3 Scenic Spots for Your Summer Camping Trip

Want a room with a truly spectacular view? Get outside and explore these scenic regions of Idaho, Wisconsin and California—and sleep under the stars.

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by NEA Member Benefits

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Whether you choose a simple tent or a deluxe RV, camping opens up a lot of easy-on-the-wallet options for exploring North America. State parks, national forests and other public lands maintain plenty of affordable campsites. Private campgrounds do, too, and they often add resort-like amenities and “glamping” comforts.

We’ve gathered some spectacular scenic spots to set up your camp. Of course, the list is endless—and that’s camping’s real appeal.
 
Idaho’s panhandle

Camping is the way to go in the northernmost, narrowest part of Idaho, where the views vastly outnumber the hotel rooms. Take your pick of terrain: pine forests, glacier-carved lakes and riffling fly-fishing streams, all framed by the Selkirk, Cabinet and Bitterroot mountains.

 Stock up on camping supplies in Sandpoint, an outdoorsy outpost on the shores of expansive Lake Pend Oreille (pronounced: pon-der-ay). Carved by glaciers and the Missoula Flood, the lake bends in a broad arc for more than 40 miles and reaches depths of 1,150 feet.

Loop east on Idaho 200, the Pend Oreille Scenic Byway, along the lake’s rocky northern shore toward Hope. City services soon give way to scenic campgrounds, both along the shore and in the adjacent Kaniksu National Forest. Popular spots include Trestle Creek and the Sam Owen Campground, where swimming beaches and boat launches let you make the most of the clear lake waters.

 Southeast of Hope near Clark Fork, Huckleberry Tent and Breakfast puts a decidedly soft spin on camping. Canvas-walled tent cabins have queen-sized beds, wood floors and wood-burning stoves. Beyond those comforts, discover a region as wild as you want, hiking the surrounding peaks and exploring the quiet waters of the Clark Fork Delta. Or head north toward the Priest Lake area, where Priest Lake State Park and national forest campgrounds put you among mountain lakes and sublime hikes.

Wisconsin’s Apostle Islands

 Wisconsin may claim just a small corner of Lake Superior’s vast shoreline, but what it lacks in quantity it more than makes up for in quality. In northwestern Wisconsin, 22 forested islands are scattered off the tip of the Bayfield Peninsula, a striking tableau of woods and water protected as the Apostle Islands National Lakeshore. Camping options here can be as convenient as an RV site along Superior’s mainland shore or a backcountry site on an uninhabited island.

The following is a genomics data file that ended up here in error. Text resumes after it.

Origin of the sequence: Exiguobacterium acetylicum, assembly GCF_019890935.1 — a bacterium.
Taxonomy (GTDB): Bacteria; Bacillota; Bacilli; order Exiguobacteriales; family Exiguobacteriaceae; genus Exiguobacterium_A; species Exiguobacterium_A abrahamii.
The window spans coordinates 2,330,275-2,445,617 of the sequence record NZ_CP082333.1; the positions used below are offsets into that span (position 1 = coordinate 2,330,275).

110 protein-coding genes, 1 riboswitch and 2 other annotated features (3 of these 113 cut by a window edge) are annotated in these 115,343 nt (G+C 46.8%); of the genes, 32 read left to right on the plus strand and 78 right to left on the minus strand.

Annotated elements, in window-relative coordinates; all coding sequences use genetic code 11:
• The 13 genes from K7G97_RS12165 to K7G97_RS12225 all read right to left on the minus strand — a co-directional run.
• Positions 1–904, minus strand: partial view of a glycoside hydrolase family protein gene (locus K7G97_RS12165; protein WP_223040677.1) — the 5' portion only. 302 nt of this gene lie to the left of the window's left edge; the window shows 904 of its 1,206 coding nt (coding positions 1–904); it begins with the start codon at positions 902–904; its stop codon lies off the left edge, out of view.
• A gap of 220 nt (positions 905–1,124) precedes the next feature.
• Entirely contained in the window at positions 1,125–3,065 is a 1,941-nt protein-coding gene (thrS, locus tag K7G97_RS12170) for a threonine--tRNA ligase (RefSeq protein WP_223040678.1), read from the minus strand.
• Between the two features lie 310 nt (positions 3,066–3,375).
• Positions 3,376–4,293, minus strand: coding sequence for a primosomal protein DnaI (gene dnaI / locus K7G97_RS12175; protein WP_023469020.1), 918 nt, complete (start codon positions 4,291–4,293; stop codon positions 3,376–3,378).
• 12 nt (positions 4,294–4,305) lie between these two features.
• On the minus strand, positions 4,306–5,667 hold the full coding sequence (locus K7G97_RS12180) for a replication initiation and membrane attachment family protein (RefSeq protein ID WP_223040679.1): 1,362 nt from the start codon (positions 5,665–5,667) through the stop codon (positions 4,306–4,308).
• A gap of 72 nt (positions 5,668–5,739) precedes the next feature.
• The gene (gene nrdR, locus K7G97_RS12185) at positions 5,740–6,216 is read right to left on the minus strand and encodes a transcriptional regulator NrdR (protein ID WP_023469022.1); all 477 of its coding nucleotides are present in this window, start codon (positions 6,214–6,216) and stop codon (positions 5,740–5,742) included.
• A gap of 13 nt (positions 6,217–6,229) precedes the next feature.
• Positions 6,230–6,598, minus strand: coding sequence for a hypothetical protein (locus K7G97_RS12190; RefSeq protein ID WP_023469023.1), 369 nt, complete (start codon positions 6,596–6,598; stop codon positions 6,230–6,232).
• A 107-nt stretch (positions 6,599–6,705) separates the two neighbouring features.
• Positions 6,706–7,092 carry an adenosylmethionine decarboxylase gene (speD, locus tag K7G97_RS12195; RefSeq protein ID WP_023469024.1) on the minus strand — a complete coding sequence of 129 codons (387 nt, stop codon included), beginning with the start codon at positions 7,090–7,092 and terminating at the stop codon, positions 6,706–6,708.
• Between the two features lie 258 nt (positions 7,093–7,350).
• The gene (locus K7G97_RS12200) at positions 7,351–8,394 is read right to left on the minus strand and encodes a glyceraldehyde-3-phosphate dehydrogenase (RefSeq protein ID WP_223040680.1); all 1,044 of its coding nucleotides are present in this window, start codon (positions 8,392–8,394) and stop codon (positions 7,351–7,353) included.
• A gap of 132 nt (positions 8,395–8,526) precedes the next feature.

Begin your visit in Bayfield, an appealing lakefront town where you can pick up groceries and other last-minute supplies. The town’s old county courthouse now houses the park’s headquarters and visitor center.

The national lakeshore’s mainland segment lies 13 miles north up the Wisconsin Lake Superior Byway, where the Lakeshore Trail skims along a scalloped shoreline of red sandstone cliffs and coves. An RV and tent campground at the Little Sand Bay Recreation Area makes a good base, with views of Sand Island just offshore.

The Apostle Islands Cruise Service offers three- to four-hour sightseeing tours that weave through the archipelago. This and other outfitters also provide water taxi service for campers headed for sites scattered among the many islands. Sea kayaks provide another popular way to reach campsites on the park’s islands; even beginners can paddle safely with outfitters such as Living Adventure.

Campers have a third Apostles option: Catch the car ferry from Bayfield to Madeline Island, part of the archipelago but not within the national park. Waterfront campgrounds at Big Bay State Park and Big Bay County Park let you wake up to big blue lake views and a long stretch of sandy beach.

California’s peaks and valleys

Campers can go to extremes in California. Two hours west of Las Vegas, Death Valley National Park claims the lowest terrain on the continent: 282 feet below sea level at Badwater Basin. Despite its intimidating name, the park offers plenty of temperate terrain for hiking among desert canyons and rocky pinnacles. In warmer months, head for higher-elevation (and free!) campgrounds like Wildrose on the park’s southwest end.

Four hours north, Yosemite National Park showcases the Sierras’ high-alpine splendor. With its soaring granite walls and plunging waterfalls, Yosemite belongs on every camper’s bucket list. Its campsites, however, can be notoriously hard to snag. Your best bet may be one of the national park’s non-reservation campgrounds such as Porcupine Flat. Many of these are outside the busy Yosemite Valley, at 7,000-foot-plus elevations along the Tioga Road.

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